Backfilling?  No.  You can open up the brood nest and often get them to give up at that point.  Swarm cells (with larvae in them, not just cups)?  Yes, it's too late, IMO to be worth the effort to try to stop them.
Logged

Michael Bush
My website:  bushfarms.com/bees.htm
My book:  ThePracticalBeekeeper.com
-------------------
"Everything works if you let it."--Rick Nielsen
JP
The Swarm King
Universal Bee
*******
Offline Offline

Gender: Male
Posts: 11668


Location: Metairie, Louisiana

I like doing cut-outs, but I love catching swarms!


WWW
« Reply #4 on: November 29, 2009, 10:57:16 AM »

I look at an abundance of drone brood as a good indicator of hives gearing to swarm.


...JP
Logged

"Good friends are as sweet as honey" Winne the Pooh

My pictures can be viewed at http://picasaweb.google.com/pyxicephalus
and
http://picasaweb.google.com/112138792165178452970

My Youtube videos can be viewed here: http://www.youtube.com/results?search_query=JPthebeeman&aq=f

My website JPthebeeman.com http://www.jpthebeeman.com/jpthebeeman/
annette
Galactic Bee
******
Offline Offline

Gender: Female
Posts: 5311


Location: Placerville, California


« Reply #5 on: November 29, 2009, 12:09:13 PM »

I know Serge Labesque, a prominent beekeeping teacher around these parts, states that before they are getting ready to swarm, you will not see a whole lot of open brood, mostly sealed brood. Basically the queen has shut down.

Just a little bit of information along with all the other signs as noted by others.
Logged
SlickMick
Field Bee
***
Offline Offline

Posts: 590


Location: Brisbane, Australia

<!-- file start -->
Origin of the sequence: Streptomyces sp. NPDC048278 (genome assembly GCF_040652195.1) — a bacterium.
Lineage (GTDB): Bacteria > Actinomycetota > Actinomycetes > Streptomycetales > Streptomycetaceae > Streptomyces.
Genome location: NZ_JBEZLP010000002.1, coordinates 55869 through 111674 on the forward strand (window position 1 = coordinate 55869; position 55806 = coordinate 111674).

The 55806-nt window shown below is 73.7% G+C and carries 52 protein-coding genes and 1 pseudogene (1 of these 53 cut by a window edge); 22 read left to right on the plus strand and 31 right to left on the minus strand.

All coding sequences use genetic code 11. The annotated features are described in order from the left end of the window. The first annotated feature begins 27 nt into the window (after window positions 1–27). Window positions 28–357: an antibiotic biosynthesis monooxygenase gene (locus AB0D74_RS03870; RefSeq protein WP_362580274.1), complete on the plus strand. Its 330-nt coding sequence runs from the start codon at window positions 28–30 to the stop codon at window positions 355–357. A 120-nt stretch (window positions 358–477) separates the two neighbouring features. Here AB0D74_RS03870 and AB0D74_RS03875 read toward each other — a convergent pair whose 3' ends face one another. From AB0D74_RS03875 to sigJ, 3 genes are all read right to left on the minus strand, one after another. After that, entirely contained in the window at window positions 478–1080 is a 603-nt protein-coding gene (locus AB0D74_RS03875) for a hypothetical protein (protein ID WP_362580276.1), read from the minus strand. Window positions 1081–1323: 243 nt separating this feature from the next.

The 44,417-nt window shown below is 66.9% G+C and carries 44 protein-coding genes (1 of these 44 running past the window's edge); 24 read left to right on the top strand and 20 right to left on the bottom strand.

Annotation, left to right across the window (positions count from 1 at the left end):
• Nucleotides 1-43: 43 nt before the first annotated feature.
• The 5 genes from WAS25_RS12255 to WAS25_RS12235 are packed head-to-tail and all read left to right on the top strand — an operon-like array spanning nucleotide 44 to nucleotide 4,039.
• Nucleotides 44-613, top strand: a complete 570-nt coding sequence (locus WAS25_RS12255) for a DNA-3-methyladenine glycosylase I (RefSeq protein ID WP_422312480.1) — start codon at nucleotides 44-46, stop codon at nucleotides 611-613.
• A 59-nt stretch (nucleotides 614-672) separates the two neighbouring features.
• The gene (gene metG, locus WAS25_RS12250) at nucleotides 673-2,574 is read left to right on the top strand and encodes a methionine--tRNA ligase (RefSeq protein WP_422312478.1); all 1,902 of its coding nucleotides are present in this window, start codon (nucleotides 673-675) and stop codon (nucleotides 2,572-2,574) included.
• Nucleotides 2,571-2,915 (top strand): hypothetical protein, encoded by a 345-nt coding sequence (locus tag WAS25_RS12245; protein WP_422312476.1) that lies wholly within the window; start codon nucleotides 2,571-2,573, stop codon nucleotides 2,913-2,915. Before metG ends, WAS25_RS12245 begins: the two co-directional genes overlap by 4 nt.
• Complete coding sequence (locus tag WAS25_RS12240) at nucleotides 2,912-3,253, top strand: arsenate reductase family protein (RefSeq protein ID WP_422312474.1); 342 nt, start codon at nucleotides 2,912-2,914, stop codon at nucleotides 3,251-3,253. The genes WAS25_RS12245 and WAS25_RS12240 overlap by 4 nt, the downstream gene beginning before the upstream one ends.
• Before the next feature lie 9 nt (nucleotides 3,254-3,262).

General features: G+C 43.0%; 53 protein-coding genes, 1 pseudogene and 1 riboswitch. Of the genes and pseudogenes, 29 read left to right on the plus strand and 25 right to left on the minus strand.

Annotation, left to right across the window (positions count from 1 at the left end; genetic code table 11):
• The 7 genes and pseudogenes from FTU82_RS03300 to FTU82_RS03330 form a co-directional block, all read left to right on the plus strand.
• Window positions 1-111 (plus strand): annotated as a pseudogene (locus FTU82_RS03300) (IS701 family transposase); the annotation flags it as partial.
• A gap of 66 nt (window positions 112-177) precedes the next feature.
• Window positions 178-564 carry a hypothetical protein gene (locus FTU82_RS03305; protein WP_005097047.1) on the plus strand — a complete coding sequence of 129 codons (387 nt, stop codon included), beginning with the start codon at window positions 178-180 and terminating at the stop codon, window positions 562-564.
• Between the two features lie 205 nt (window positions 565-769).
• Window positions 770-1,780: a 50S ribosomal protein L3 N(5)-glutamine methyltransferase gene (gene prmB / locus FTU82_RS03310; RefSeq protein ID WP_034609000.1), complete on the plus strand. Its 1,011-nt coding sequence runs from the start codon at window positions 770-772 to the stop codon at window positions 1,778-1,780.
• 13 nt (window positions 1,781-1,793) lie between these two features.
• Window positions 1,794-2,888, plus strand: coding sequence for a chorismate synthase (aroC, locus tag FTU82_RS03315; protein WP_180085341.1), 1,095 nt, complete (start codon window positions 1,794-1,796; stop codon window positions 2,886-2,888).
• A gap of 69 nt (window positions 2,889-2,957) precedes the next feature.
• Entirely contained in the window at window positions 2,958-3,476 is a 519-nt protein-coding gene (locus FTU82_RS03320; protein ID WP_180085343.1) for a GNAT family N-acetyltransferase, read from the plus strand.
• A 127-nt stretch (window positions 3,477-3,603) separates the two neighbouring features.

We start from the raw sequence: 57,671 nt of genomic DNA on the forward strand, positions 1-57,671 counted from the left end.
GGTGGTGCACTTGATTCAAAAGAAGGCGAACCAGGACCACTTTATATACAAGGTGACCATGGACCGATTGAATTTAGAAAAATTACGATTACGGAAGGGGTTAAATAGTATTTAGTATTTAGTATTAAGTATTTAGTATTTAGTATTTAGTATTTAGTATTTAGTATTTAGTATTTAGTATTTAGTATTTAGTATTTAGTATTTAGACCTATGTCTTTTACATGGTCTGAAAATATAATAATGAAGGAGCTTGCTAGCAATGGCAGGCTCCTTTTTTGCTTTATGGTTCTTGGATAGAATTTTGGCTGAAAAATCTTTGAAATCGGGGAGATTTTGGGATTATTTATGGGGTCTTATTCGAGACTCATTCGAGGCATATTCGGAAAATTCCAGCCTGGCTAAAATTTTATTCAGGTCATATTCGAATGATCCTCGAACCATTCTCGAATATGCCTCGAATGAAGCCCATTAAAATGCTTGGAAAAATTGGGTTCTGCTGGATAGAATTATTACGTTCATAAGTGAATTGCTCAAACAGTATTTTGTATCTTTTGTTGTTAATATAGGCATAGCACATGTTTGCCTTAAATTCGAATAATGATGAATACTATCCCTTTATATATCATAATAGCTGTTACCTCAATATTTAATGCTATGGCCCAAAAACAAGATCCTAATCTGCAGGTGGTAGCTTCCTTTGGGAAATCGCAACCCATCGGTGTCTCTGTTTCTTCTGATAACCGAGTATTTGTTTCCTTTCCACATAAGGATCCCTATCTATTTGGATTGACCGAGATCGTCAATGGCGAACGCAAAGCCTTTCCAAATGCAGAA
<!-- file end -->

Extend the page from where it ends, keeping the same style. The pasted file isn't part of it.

« Reply #6 on: November 29, 2009, 11:17:03 PM »

Hey Goodfora, I dont know how to predict em, I just know where they are gunna land grin

Slicko

But I am guessing that the Yeronga swarm might be getting ready to go again
Logged

On the outer Barcoo where the churches are few,
   And men of religion are scanty,
On a road never cross'd 'cept by folk that are lost,
   One Michael Magee had a shanty.

Now this Mike was the dad of a ten-year-old lad,
   Plump, healthy, and stoutly conditioned;
He was strong as the best, but poor Mike had no rest
   For the youngster had never been christened,
A BUSH CHRISTENING - A.B. "Banjo" Paterson http://www.middlemiss.org/lit/authors/patersonab/poetry/christen.html
mick
Queen Bee
****
Offline Offline

Posts: 1450


Location: s/e melbourne australia (-)37.50S 145.0E


« Reply #7 on: November 30, 2009, 01:55:09 AM »

All I know is they wont swarm if they have room. Remember bees dont sit on uncapped comb, they gotta go somewhere and its usually on the inside of the lid. If this is crammed full of bees, they need more room.
Logged
Lone
Queen Bee
****
Offline Offline

Gender: Female
Posts: 1053


Location: North Queensland


« Reply #8 on: December 04, 2009, 08:39:46 AM »